The Moment: Thoughts on the Race Reckoning That Wasn’t and How We All Can Move Forward Now by Bakari Sellers

c.2024, Amistad
192 pages

By Terri Schlichenmeyer
The Truth Contributor

You have one last nerve, and somebody’s on it.

Honestly, some folks don’t know what you deal with every day, or how tired you are. They’re lazy or ignorant or misinformed, they think they know but they don’t. Some haven’t even tried to open their eyes. You can deal with some of them, but most, well, You. Just. Can’t. And in the new book, The Moment by Bakari Sellers, you’ll see how we can change that.

Every now and then, Bakari Sellers says he pulls out a black-and-white photograph that was taken decades before he was born.

In it are seven young Black men, including a future congressman, two performers, members of the Student Nonviolent Coordinating Committee… and Sellers’ father, who was also deeply involved in the Civil Rights Movement. Sellers still calls some of those men “Uncle,” and he says he learned about them and activism in general because, when he was a boy, he was his father’s “shadow.”

His father says that things are worse now than they were 60 years ago, but Sellers disagrees. A lot of action toward equality goes unnoticed but work still needs to be done – lots of it, and it’s going to take “perseverance… [and] utilizing the mediums available.” As he was his father’s “shadow,” Sellers hopes, for instance, to teach his own son through example so that the boy will have “freedom to dictate how [he] will change the world…”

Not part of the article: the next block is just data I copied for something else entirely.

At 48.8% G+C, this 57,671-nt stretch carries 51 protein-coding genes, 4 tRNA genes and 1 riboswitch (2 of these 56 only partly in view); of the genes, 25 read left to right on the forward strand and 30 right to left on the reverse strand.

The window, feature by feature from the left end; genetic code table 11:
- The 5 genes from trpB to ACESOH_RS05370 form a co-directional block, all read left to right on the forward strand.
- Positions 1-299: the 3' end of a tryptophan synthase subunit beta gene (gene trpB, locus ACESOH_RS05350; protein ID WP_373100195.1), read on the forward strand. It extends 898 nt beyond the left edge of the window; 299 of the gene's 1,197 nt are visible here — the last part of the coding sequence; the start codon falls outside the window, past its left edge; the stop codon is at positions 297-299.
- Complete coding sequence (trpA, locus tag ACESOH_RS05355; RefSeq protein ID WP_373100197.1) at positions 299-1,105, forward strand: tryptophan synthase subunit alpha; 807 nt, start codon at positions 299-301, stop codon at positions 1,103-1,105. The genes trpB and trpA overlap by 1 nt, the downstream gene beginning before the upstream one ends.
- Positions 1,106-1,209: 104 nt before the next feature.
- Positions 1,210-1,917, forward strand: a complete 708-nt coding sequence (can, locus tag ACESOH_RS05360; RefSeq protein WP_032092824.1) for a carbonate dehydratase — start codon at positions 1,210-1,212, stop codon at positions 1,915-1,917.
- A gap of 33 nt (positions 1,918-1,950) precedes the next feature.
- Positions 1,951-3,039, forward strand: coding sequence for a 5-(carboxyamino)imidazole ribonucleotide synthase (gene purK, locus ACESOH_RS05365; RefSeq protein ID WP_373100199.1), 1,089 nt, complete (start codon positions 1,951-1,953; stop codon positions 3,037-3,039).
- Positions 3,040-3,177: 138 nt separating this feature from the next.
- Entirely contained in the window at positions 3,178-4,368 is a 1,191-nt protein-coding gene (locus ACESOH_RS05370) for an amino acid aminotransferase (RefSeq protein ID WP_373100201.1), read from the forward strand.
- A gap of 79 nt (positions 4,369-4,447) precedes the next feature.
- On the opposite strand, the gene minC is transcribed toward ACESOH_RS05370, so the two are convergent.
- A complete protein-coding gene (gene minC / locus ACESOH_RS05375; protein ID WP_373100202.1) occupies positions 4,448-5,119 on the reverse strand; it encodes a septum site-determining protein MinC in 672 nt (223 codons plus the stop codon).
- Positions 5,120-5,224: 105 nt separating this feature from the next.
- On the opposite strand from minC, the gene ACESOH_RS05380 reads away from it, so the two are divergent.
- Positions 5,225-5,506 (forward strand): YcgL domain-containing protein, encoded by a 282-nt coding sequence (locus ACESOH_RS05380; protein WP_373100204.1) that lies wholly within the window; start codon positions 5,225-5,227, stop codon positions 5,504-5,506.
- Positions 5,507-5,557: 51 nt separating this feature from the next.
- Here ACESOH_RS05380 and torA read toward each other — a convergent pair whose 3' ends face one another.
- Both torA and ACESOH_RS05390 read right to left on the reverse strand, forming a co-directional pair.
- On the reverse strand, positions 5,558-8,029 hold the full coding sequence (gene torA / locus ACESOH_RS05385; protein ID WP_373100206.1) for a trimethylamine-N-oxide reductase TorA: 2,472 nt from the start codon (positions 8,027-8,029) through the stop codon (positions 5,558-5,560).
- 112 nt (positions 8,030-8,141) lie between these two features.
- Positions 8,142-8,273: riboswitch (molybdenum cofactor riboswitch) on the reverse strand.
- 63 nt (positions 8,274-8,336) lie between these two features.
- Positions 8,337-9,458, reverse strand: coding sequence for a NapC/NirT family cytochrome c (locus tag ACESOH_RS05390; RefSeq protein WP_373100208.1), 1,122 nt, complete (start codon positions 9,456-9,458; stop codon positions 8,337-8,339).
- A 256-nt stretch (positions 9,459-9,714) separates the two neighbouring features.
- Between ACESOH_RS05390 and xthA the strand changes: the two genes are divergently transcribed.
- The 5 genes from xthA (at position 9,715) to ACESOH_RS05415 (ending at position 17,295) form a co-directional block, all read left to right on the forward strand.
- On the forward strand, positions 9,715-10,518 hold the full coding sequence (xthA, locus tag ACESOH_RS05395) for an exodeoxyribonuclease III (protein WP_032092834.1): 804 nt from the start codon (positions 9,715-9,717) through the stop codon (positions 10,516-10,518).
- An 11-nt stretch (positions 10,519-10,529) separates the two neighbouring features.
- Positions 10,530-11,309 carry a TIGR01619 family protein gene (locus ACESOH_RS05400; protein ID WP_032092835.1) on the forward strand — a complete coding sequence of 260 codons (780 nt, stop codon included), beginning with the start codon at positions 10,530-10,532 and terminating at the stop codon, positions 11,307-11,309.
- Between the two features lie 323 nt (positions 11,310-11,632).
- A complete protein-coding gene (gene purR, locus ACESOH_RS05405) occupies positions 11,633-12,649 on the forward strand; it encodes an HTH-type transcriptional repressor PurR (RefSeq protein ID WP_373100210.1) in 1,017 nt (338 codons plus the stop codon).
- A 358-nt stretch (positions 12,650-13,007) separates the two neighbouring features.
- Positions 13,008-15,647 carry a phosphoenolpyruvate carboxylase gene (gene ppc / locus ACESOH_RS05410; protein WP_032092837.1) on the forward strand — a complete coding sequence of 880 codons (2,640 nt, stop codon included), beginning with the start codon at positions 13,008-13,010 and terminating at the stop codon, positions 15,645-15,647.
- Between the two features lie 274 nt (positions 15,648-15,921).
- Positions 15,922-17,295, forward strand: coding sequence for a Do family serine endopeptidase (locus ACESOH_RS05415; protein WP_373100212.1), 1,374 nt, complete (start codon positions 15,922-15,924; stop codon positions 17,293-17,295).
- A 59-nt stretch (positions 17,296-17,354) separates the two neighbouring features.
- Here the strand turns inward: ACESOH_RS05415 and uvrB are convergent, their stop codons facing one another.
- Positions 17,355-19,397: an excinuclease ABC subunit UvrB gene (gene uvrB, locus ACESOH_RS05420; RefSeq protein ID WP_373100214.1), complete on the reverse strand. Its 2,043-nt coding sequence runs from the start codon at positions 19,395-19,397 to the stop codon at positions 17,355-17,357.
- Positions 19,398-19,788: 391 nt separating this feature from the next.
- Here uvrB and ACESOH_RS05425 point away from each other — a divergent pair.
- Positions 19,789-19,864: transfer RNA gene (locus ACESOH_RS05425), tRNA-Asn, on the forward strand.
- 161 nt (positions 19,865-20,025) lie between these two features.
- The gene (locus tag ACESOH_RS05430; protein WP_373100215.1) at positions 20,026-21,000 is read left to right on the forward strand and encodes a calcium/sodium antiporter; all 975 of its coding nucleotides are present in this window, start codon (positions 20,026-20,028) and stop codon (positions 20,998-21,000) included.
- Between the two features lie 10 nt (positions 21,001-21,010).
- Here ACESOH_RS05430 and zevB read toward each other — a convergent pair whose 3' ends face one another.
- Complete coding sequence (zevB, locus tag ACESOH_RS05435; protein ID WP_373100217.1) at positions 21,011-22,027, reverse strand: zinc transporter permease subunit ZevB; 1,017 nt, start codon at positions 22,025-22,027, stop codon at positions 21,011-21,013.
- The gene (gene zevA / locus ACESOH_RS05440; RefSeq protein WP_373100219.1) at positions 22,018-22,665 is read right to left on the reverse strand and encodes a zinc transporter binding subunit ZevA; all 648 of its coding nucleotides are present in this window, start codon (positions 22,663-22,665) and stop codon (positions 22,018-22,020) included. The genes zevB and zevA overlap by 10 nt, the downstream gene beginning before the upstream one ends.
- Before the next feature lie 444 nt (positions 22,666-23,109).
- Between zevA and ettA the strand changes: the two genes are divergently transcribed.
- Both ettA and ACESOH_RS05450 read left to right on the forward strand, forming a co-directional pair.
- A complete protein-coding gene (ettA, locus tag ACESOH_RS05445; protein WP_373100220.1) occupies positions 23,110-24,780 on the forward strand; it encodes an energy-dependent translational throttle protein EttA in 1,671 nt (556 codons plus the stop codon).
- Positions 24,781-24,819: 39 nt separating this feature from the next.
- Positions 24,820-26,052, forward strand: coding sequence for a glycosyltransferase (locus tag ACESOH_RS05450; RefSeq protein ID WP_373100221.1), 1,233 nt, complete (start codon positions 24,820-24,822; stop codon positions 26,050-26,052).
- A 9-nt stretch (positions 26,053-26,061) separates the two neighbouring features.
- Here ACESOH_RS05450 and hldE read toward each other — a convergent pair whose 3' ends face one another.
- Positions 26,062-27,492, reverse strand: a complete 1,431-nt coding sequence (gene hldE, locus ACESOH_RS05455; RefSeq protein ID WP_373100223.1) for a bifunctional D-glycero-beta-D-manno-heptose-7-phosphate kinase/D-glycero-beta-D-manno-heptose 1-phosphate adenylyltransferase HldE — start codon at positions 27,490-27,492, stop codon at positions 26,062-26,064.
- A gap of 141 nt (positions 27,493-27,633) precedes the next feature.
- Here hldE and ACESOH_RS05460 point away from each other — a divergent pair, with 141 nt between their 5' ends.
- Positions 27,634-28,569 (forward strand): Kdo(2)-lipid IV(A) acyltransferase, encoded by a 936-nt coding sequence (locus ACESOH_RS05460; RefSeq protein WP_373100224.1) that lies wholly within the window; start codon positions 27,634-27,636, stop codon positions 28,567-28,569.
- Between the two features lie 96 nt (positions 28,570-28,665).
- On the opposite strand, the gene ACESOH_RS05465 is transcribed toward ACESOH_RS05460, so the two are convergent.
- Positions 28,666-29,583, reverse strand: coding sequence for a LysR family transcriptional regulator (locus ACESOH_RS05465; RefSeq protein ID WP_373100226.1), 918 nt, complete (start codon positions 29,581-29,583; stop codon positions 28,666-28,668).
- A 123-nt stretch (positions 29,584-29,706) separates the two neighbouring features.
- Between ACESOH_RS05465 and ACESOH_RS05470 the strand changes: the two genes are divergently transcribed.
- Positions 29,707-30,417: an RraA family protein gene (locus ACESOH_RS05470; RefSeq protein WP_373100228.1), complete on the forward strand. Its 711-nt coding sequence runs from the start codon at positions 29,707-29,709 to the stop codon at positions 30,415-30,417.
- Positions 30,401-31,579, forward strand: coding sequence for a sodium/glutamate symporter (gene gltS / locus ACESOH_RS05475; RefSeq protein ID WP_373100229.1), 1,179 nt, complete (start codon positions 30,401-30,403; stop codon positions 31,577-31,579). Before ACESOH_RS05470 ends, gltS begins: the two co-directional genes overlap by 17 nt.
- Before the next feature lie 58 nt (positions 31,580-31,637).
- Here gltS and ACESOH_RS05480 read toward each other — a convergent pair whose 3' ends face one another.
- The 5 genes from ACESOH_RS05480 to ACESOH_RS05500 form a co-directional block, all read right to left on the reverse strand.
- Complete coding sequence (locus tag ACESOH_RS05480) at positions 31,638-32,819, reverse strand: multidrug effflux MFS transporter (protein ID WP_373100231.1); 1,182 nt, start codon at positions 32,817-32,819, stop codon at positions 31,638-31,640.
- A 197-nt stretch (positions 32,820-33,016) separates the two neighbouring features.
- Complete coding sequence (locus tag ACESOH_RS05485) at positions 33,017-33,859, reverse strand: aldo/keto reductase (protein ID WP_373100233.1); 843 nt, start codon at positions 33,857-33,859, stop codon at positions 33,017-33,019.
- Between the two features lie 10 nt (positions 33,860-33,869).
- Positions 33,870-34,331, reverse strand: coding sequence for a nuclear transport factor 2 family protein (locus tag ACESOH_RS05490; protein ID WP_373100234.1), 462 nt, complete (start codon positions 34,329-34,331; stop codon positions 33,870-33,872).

In the meantime, the rest of us have much to acknowledge, starting with inequality within our justice system and the police. We must recognize that COVID deaths among Black Americans can be traced to an epidemic of racism, and we must insist that doctors do better for Black patients. Black churches and church leaders need to renew their place in the community and we need to acknowledge facts about “white terror,” on and offline.

And finally, let’s re-examine these issues again, together. Says Sellers, we can only deal with them when they are “fully exposed.”

Yet another book on fixing racism? Yes, please, because eventually, something’s got to give. Maybe The Moment will be the catalyst for change.

Author and South Carolina legislator Bakari Sellers takes each point in the national discussion, and he turns it this way and that to better shed light on it. By showing readers how issues of inequality and today’s racism are tied somehow to the Civil Rights Movement, we can see where problems endure and why. Politics, of course, figures into this examination, and Sellers makes that plain to follow, all the way back to the mid-1960s, to the White House and in several states. This book is also partly biographical which, as readers will note, makes it more relatable and deepens the need for each “prescription” he advises.

The Moment is a book for anyone who’s good and well done with racism and ready to make it stop. It’s a thought-provoker, and its clear-cut, no-nonsense sentiment is perfect for white understanding, too, so find this book and get on it.